Reviews provided by Syndetics
Library Journal Review
Complete with Vincent van Gogh's (1853-90) illustrious yellow chair; telling, blue-hued self-portraits; and many dreamy skies, this is both a feast for the eyes and a succinct introductory text to the paintings and life of the internationally celebrated Dutch postimpressionist artist. Erudite author Thomson (Impressionism: Origins, Practice, Reception) has published prolifically on impressionism and postimpressionist artists like Paul Gauguin and Edouard Vuillard. Yet she does not take the reader deep into art historical analysis in this picture-heavy (170 color illustrations) text; instead, her economical and straightforward language encourages readers to focus on the paintings, many drawn from the collection of the Van Gogh Museum in Amsterdam. The book's one drawback is that it competes with scores of other well-written and beautifully illustrated works about van Gogh and his paintings. Therefore, it is recommended only to libraries with art history collections that lack those kinds of books.-Jennifer Polluck, Yale Ctr. for British Art Lib., New Haven, CT (c) Copyright 2010. Library Journals LLC, a wholly owned subsidiary of Media Source, Inc. No redistribution permitted.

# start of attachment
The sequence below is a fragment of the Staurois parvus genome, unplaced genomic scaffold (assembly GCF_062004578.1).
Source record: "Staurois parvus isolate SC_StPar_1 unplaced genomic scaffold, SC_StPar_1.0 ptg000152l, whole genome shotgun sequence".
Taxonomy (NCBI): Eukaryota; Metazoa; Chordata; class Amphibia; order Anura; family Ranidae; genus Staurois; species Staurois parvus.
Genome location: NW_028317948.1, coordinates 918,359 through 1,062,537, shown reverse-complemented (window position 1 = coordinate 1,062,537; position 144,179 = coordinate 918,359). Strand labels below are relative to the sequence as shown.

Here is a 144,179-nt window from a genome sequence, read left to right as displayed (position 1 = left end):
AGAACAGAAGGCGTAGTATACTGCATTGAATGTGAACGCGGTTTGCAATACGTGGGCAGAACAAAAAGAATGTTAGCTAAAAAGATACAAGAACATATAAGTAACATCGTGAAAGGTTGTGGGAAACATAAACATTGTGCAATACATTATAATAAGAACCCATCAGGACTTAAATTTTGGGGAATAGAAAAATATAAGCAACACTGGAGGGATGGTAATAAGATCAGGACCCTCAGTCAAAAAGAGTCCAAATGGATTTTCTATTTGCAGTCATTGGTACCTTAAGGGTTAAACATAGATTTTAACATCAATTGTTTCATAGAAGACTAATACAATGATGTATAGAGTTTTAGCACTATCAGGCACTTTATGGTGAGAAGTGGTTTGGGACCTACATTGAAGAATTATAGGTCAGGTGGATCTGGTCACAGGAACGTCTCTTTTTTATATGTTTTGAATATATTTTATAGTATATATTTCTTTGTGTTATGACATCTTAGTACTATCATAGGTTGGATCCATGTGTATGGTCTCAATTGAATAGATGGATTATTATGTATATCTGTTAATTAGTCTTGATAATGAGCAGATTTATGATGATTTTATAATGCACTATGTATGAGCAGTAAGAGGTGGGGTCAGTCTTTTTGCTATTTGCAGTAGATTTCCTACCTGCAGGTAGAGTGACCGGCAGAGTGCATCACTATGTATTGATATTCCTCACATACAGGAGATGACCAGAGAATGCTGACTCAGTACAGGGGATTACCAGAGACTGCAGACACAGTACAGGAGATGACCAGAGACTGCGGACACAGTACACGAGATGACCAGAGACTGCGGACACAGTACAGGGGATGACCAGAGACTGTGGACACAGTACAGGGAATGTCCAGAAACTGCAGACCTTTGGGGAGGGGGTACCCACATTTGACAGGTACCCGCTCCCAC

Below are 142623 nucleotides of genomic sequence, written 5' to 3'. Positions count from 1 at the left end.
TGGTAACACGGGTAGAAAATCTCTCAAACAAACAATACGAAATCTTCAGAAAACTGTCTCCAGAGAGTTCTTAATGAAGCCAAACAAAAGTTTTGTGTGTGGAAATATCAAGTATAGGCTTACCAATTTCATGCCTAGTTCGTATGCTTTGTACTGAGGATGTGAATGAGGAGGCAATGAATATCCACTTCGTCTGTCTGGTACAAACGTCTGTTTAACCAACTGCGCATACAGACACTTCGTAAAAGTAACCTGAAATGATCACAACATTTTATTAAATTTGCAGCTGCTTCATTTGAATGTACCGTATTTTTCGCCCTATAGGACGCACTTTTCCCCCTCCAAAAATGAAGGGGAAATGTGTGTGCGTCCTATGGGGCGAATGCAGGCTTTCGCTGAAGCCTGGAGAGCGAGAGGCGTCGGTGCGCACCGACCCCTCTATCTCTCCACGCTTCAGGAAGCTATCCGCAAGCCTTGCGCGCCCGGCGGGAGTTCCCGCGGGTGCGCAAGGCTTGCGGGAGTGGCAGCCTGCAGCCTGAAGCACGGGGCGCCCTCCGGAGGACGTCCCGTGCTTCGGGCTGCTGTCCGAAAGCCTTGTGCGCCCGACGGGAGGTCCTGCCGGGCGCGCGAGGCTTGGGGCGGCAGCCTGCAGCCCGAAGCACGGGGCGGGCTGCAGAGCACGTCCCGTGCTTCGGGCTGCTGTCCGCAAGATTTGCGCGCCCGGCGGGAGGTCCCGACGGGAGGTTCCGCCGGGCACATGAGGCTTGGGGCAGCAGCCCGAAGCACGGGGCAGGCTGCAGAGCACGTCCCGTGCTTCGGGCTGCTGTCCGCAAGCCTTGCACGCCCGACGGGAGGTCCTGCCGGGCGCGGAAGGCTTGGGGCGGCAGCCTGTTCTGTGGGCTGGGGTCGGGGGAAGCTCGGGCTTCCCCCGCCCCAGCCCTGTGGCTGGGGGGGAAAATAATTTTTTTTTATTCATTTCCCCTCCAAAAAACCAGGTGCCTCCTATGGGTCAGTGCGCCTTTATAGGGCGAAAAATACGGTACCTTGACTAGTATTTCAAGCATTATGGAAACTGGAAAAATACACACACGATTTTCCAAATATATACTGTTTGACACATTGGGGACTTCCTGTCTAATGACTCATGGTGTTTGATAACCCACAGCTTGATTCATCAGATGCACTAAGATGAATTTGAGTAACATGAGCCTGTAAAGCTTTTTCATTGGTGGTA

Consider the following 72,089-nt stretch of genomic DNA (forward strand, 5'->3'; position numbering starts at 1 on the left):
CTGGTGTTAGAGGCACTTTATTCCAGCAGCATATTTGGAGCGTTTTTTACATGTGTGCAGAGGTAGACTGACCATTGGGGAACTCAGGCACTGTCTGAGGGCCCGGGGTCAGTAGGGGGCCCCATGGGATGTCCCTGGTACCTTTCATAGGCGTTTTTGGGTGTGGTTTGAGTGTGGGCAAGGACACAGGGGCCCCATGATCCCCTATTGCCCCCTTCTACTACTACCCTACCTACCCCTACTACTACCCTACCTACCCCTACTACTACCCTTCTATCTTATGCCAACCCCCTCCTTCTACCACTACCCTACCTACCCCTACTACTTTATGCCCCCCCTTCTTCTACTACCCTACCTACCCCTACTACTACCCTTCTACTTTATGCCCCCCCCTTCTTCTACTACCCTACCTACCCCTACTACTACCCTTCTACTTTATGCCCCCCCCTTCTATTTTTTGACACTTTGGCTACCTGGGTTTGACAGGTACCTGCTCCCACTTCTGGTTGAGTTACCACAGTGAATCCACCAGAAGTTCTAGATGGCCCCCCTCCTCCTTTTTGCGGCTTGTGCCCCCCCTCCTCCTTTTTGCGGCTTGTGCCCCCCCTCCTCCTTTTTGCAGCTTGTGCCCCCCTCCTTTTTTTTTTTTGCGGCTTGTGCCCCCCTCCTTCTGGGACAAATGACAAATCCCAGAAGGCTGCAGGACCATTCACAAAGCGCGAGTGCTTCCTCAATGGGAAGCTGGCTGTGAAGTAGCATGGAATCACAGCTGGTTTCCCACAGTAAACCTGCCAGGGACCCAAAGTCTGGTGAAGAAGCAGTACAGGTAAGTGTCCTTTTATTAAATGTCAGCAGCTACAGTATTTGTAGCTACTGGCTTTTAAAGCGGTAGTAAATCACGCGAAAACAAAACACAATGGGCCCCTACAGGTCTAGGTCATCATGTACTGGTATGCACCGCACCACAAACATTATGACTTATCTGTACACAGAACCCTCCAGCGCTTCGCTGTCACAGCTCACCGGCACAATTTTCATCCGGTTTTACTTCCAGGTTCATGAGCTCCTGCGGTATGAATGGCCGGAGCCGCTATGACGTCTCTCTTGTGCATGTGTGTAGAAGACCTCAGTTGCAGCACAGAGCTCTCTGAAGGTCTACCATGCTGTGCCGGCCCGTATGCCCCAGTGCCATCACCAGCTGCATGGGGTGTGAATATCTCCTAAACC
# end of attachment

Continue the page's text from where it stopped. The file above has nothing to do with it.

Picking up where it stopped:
Thomson (Gauguin's Vision, 2005; Gauguin, 1987, "World of Art" series) offers a general survey of Van Gogh's paintings. This volume was produced by the Van Gogh Museum, Amsterdam, to accompany a book on the artist's drawings (Van Gogh: The Master Draughtsman, 2005, by S. van Heughten). Thomson's difficult task here is to provide both breadth and depth on a topic with a vast and growing literature. Not unexpectedly, the text falls a little short of the mark. Thomson chose an approach typical in the Van Gogh scholarship, in that she discusses Van Gogh's paintings in terms of a chronological and biographical progression from his early days, working for the art dealer Goupil et Cie, to his final days in Auvers-sur-Oise, where he painted some of his most celebrated landscapes. Though filled with beautifully written descriptive passages of the works and careful analysis of the artist's style, Thomson's work offers little by way of discussion of content, aside from occasional contextual connections made between the subject matter of the works and literary sources and commentary written in Van Gogh's letters. Despite its forgivable shortcomings, this book is a solid introduction to Van Gogh's paintings. Summing Up: Recommended. Undergraduates and general readers. D. E. Gliem Eckerd College